The victory of Prop 14 worked thematically with the GOP primary wins for the two Betsy Rich twins of the party, Carly Fiorina and Meg Whitman. And the theme is this: Money talks. Money buys and now Money rules completely the State of California.

Both Fiorina and Whitman essentially used the gold-plated steamroller to overcome their primary opposition. Fiorina spent so much for her U.S Senate race that runner-up former U.S. House Member Tom Campbell pulled his TV ads and basically cried uncle. When Whitman was threatened in the polls in her race for governor against state Insurance Commissioner Steve Poizner, she just spent more, and more and more and more until the seat was her’s by title.  In one of the most expensive primary races even in U.S. history, Whitman spent $81 million, some $500,000 per day in her campaign. And all that money wasn’t all just for buttons and yard signs. She chartered her own jets, she spent freely on Washington consultants (no doubt happy she decided to run) — like Mike Murphy at $90,000 a month according to the Boston Globe — and also on a “crew of videographers and the former White House photographer to chronicle her stops” along with  “an entire TV feed at the host hotel during the state convention.”

Fiorina and Whitman are the kind of candidates we’ll be seeing a lot more of in California in the future after Prop 14 passed 54-46. They’re essentially the same as Gov. Arnold Schwarzenegger, bored rich people with money to burn. And now that they don’t have to run in a closed party primary, they don’t have to waste time trying to get the endorsements of groups like the California Republican Assembly or labor unions for that matter, in order to win. Just more and more TV ads, enough to make for a mini-series worth of programming. The old days when Orange County conservatives had great sway in the state party are long since gone now, candidates like State Sen. Chuck DeVore finished third in the Senate primary despite being a Tea Party favorite. The parties now become virtually meaningless when everyone runs against everyone in a “blanket primary”  and all that’s needed is big bank account.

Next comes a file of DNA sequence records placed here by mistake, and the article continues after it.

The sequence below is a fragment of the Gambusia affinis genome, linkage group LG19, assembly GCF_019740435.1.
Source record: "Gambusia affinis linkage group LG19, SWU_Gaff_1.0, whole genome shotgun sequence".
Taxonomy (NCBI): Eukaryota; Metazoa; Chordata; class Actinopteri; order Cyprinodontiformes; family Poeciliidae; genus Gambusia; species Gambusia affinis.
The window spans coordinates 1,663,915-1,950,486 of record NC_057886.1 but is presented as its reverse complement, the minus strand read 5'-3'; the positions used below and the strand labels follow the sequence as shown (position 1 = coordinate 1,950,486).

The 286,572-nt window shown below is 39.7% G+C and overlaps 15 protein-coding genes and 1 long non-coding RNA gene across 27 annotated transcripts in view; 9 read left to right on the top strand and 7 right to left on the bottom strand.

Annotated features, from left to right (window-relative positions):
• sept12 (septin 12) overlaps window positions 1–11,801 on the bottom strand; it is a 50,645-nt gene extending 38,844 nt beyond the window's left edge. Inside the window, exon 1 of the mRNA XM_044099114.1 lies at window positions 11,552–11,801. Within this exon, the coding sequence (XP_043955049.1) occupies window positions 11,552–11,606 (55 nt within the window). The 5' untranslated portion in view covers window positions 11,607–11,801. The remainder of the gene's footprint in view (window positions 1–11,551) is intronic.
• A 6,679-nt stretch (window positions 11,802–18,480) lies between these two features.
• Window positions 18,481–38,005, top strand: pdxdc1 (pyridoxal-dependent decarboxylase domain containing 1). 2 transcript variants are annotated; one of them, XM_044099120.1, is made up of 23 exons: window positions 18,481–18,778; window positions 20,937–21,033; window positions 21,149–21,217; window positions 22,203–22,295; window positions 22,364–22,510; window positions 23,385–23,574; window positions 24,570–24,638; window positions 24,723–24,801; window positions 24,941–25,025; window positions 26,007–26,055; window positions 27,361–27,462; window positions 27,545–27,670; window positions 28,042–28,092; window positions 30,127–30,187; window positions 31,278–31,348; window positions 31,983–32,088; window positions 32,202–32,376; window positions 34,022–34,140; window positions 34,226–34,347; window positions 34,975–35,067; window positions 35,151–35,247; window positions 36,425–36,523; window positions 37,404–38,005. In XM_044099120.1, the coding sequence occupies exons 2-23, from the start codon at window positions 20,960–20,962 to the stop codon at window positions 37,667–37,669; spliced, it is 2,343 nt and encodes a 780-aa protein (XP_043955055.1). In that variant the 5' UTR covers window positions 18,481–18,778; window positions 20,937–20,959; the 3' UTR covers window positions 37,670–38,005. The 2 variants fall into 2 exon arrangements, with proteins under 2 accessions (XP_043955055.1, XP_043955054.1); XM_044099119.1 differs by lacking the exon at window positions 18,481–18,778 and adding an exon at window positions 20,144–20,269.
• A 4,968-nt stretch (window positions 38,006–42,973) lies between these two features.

It was Californian, former State Treasurer Jesse Unruh, who once said “Money is the mother’s milk of politics.”  The reason being, of course, that in California money buys media. In state that’s too large and has too many markets and whose voters are too diverse and too mobile for kind of citizens politics of the upper Midwest or retail politics of small state or even the machine vote structures of a big Eastern or Midwest city, if one doesn’t not have money, one cannot compete. The DeVores and Campbells of the state, the veteran and established pols will be replaced by the Whitmans, Fiorinas, Schwarzeneggers and Al Checchi’s of the world that have the cash to create an image for themselves to run on. Never mind what their ideas are or what they say on the campaign trail or how they plan to govern. None of that will matter in the onslaught of 30 second ads. It certainly didn’t this time around.